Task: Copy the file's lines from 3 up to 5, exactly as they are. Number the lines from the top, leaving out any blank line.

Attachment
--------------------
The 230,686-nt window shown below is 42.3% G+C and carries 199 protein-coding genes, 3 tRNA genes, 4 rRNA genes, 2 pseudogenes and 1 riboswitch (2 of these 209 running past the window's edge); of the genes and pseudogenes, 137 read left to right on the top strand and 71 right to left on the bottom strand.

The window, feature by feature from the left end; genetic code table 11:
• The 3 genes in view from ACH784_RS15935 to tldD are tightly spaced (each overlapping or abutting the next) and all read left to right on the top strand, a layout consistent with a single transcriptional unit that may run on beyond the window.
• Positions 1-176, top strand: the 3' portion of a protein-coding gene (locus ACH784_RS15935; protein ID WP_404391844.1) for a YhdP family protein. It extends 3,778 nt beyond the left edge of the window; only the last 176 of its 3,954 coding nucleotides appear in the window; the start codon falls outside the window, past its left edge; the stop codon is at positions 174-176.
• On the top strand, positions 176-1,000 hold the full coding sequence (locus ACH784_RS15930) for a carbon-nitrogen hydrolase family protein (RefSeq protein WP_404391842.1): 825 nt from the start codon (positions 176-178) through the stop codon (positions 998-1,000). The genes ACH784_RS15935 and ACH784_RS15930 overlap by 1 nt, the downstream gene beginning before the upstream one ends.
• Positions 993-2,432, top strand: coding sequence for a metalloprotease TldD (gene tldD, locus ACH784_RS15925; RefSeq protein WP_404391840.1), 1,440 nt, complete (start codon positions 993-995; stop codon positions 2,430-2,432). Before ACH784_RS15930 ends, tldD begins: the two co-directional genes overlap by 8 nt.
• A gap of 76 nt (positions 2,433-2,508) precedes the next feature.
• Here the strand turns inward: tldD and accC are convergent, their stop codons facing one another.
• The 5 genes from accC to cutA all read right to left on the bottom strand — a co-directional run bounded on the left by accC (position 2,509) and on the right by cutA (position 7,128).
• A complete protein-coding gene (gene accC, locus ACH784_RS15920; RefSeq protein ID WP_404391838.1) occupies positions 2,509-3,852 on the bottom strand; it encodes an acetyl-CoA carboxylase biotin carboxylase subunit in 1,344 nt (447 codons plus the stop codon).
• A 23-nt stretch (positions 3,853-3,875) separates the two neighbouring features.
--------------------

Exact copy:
• The 3 genes in view from ACH784_RS15935 to tldD are tightly spaced (each overlapping or abutting the next) and all read left to right on the top strand, a layout consistent with a single transcriptional unit that may run on beyond the window.
• Positions 1-176, top strand: the 3' portion of a protein-coding gene (locus ACH784_RS15935; protein ID WP_404391844.1) for a YhdP family protein. It extends 3,778 nt beyond the left edge of the window; only the last 176 of its 3,954 coding nucleotides appear in the window; the start codon falls outside the window, past its left edge; the stop codon is at positions 174-176.
• On the top strand, positions 176-1,000 hold the full coding sequence (locus ACH784_RS15930) for a carbon-nitrogen hydrolase family protein (RefSeq protein WP_404391842.1): 825 nt from the start codon (positions 176-178) through the stop codon (positions 998-1,000). The genes ACH784_RS15935 and ACH784_RS15930 overlap by 1 nt, the downstream gene beginning before the upstream one ends.